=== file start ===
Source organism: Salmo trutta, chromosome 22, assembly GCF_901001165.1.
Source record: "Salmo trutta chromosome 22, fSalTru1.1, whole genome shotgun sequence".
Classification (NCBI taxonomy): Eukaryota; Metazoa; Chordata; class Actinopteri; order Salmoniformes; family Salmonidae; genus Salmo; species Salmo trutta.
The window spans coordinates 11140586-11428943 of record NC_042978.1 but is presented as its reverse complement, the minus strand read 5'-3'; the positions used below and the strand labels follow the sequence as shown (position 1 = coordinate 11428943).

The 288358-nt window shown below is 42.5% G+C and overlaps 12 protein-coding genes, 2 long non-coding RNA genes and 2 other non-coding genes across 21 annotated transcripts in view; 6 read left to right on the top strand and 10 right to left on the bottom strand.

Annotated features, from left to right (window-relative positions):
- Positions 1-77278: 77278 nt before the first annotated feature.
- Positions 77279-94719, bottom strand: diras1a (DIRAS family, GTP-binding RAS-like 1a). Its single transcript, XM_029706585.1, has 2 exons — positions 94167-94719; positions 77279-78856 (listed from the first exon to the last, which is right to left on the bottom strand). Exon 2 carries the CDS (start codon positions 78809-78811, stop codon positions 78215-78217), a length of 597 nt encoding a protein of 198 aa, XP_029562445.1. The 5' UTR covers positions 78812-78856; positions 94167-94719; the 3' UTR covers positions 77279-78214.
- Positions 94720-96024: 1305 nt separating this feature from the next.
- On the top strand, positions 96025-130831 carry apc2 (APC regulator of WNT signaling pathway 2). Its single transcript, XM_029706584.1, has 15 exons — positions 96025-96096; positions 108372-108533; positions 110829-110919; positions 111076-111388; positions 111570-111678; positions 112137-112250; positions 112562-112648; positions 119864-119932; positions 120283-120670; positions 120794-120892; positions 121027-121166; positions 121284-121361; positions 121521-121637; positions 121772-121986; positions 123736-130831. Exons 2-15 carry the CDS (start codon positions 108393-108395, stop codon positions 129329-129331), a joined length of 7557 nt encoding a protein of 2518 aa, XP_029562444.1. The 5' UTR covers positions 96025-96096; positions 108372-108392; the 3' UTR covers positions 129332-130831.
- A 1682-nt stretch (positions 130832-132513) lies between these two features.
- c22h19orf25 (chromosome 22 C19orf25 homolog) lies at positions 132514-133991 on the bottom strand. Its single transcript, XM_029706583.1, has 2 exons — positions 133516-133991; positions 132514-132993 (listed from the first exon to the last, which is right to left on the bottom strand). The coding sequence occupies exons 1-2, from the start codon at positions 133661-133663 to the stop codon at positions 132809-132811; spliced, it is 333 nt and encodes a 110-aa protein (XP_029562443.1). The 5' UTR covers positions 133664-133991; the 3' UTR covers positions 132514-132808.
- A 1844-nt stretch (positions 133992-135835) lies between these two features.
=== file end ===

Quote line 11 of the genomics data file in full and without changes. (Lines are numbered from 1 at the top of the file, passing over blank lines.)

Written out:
- A 1682-nt stretch (positions 130832-132513) lies between these two features.